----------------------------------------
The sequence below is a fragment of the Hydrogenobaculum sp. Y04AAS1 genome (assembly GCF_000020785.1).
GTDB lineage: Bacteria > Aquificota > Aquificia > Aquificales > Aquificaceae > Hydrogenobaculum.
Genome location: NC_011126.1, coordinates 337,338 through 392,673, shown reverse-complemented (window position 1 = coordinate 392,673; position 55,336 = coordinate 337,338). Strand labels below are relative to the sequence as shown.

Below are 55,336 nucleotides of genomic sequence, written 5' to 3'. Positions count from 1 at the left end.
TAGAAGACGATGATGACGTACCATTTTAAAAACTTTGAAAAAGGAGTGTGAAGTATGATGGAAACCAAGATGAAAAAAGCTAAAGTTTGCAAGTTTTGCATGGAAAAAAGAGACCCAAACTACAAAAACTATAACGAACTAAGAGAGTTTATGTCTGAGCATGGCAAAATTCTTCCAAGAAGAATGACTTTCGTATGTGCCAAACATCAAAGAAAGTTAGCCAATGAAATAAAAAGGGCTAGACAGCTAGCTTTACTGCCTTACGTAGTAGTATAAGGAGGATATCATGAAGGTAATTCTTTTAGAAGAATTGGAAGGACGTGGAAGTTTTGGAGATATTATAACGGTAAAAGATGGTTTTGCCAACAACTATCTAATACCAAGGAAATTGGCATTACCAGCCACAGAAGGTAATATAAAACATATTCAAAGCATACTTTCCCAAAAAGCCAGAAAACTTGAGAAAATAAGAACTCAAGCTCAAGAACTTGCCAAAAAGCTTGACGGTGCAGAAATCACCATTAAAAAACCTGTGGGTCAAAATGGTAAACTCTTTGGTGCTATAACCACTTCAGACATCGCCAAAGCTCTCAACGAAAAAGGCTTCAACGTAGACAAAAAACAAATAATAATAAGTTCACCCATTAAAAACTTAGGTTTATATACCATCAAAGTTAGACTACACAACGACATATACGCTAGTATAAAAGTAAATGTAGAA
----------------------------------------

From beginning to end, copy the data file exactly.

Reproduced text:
The sequence below is a fragment of the Hydrogenobaculum sp. Y04AAS1 genome (assembly GCF_000020785.1).
GTDB lineage: Bacteria > Aquificota > Aquificia > Aquificales > Aquificaceae > Hydrogenobaculum.
Genome location: NC_011126.1, coordinates 337,338 through 392,673, shown reverse-complemented (window position 1 = coordinate 392,673; position 55,336 = coordinate 337,338). Strand labels below are relative to the sequence as shown.

Below are 55,336 nucleotides of genomic sequence, written 5' to 3'. Positions count from 1 at the left end.
TAGAAGACGATGATGACGTACCATTTTAAAAACTTTGAAAAAGGAGTGTGAAGTATGATGGAAACCAAGATGAAAAAAGCTAAAGTTTGCAAGTTTTGCATGGAAAAAAGAGACCCAAACTACAAAAACTATAACGAACTAAGAGAGTTTATGTCTGAGCATGGCAAAATTCTTCCAAGAAGAATGACTTTCGTATGTGCCAAACATCAAAGAAAGTTAGCCAATGAAATAAAAAGGGCTAGACAGCTAGCTTTACTGCCTTACGTAGTAGTATAAGGAGGATATCATGAAGGTAATTCTTTTAGAAGAATTGGAAGGACGTGGAAGTTTTGGAGATATTATAACGGTAAAAGATGGTTTTGCCAACAACTATCTAATACCAAGGAAATTGGCATTACCAGCCACAGAAGGTAATATAAAACATATTCAAAGCATACTTTCCCAAAAAGCCAGAAAACTTGAGAAAATAAGAACTCAAGCTCAAGAACTTGCCAAAAAGCTTGACGGTGCAGAAATCACCATTAAAAAACCTGTGGGTCAAAATGGTAAACTCTTTGGTGCTATAACCACTTCAGACATCGCCAAAGCTCTCAACGAAAAAGGCTTCAACGTAGACAAAAAACAAATAATAATAAGTTCACCCATTAAAAACTTAGGTTTATATACCATCAAAGTTAGACTACACAACGACATATACGCTAGTATAAAAGTAAATGTAGAA